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While the presidents of several U.S. universities have openly criticized the Trump administration’s policies and top advisors, few have been more outspoken than the president of Trinity Washington University, Counselor to the President Kellyanne Conway’s alma mater.

In a blog post published Feb. 12 on the university’s website, Trinity Washington President Patricia McGuire wrote that Conway is "part of a team that thinks nothing of shaping and spreading a skein of lies as a means to secure power."

“Presidential Counselor Kellyanne Conway, Trinity Class of 1989, has played a large role in facilitating the manipulation of facts and encouraging the grave injustice being perpetrated by the Trump Administration’s war on immigrants among many other issues,” McGuire wrote.

McGuire’s strong stance is unusual for someone in her position in higher education, as many university presidents shy away from taking open political stances in fear of losing funding from alumni, The Washington Post reported.

President Amy Gutmann made a public statement about President Donald Trump for the first time when she condemned his immigration ban in January

Conway told the Post  that she was taken aback by her alma mater’s public criticism of her.

“It’s a disappointment to have the president of the university lift up other Trinity graduates who have a casual relationship with the truth,” Conway said to the Post, “attack me, and never have the courtesy of calling or emailing me to ask what I meant on any given occasion.”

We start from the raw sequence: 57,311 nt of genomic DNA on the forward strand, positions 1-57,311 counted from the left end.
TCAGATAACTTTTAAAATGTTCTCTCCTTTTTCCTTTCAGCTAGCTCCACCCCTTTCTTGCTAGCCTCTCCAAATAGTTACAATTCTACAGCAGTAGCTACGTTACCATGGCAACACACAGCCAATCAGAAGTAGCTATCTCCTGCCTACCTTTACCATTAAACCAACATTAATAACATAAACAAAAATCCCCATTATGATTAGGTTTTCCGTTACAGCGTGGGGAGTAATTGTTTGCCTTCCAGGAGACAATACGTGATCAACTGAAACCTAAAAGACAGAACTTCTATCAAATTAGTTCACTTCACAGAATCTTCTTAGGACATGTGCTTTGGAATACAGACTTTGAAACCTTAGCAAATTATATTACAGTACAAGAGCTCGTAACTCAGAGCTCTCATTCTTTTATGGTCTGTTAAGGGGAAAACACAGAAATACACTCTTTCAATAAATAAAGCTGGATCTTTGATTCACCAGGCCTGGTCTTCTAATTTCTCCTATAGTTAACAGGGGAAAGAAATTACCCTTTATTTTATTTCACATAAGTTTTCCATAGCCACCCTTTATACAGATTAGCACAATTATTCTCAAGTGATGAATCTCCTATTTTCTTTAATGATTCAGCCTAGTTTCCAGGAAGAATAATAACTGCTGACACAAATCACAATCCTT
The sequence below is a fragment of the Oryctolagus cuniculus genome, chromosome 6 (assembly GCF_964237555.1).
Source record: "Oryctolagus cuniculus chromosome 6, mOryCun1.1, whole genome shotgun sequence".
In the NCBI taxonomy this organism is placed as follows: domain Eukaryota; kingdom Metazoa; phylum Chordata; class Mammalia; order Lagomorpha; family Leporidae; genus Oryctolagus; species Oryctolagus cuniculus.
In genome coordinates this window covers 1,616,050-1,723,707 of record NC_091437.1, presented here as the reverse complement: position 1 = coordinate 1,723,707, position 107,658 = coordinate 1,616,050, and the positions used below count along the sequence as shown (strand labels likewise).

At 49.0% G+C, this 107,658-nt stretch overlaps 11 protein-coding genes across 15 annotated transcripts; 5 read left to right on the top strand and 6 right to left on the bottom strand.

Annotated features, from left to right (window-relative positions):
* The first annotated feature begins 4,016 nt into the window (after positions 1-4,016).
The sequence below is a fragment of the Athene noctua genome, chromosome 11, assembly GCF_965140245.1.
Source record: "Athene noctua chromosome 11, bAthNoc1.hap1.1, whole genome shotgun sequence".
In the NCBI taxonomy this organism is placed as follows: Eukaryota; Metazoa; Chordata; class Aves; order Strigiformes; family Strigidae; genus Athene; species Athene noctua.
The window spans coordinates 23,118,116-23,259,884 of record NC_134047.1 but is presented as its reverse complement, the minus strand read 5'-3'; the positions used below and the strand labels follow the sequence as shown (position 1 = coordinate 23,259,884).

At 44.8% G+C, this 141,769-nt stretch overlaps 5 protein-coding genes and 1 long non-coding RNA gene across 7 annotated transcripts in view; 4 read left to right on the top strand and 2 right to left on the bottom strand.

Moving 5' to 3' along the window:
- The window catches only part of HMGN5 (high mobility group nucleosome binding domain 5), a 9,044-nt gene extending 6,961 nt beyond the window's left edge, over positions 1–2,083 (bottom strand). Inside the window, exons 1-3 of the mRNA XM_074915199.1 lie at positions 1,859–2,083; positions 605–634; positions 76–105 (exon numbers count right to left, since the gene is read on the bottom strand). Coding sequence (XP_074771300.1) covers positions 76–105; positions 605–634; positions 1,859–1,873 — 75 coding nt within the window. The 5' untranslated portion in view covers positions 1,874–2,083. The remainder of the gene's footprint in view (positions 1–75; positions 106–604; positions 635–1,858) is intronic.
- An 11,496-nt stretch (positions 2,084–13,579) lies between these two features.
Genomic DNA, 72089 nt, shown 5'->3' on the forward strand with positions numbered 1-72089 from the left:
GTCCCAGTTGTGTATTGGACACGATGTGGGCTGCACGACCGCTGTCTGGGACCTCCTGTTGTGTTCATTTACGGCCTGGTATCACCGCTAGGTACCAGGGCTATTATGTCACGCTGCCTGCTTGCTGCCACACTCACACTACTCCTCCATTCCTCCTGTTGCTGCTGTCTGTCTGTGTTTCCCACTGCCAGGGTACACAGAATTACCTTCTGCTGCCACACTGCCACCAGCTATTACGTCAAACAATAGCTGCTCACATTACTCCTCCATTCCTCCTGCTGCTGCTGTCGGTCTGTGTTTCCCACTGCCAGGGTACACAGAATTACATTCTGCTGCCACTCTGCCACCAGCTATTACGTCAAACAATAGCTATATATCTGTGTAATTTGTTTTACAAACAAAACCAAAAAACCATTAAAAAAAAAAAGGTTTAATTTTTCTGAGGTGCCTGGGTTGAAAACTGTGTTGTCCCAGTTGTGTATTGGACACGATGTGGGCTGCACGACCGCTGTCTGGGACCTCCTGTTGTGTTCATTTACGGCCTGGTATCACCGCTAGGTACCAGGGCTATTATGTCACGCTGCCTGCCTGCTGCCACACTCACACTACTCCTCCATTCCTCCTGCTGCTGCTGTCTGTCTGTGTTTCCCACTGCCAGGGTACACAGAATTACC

The university also criticized its alumna on social media.

“@KellyannePolls about to be interviewed by @TODAYshow to explain Michael Flynn’s resignation? Interesting choice given her #alternativefacts,” the university tweeted on Feb. 14.

Conway described Trinity's position “a very narrowly subscribed political viewpoint” to the Post.

However, McGuire told the Post  that her views have nothing to do with politics.

“People can agree or disagree around national policy or domestic policy … But when you lie so consistently as this administration does, that’s a moral issue,” McGuire said . “In offering criticism, it’s meant to be a call to a higher standard of behavior.” 

McGuire also added in an interview with Inside Higher Ed  that although she understands that it is difficult for those in higher education to take political positions, she would like to see a greater number of university presidents speak out more forcefully on these topics.

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